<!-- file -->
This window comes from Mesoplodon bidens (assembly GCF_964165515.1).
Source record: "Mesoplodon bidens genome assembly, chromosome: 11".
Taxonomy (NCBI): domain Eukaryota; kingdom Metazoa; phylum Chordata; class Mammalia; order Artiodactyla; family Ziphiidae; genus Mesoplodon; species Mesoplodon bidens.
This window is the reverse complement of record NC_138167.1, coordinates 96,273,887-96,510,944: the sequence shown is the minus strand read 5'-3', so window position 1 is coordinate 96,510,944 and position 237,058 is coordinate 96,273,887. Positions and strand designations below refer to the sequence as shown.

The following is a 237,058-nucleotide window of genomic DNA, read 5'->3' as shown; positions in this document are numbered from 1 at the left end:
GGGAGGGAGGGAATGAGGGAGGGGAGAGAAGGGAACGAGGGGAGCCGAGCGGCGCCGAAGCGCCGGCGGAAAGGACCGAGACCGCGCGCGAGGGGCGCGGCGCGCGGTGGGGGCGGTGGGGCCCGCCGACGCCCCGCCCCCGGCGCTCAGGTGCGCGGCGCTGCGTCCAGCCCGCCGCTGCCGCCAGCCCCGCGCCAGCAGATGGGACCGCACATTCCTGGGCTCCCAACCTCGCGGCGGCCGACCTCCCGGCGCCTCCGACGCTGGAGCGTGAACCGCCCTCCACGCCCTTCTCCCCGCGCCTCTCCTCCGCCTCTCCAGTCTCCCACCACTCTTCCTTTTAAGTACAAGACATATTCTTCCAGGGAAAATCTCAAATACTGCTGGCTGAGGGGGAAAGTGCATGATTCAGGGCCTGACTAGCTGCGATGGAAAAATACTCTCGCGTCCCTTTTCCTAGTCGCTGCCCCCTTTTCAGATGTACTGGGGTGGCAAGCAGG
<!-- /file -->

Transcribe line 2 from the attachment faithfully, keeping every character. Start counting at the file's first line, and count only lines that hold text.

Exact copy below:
Source record: "Mesoplodon bidens genome assembly, chromosome: 11".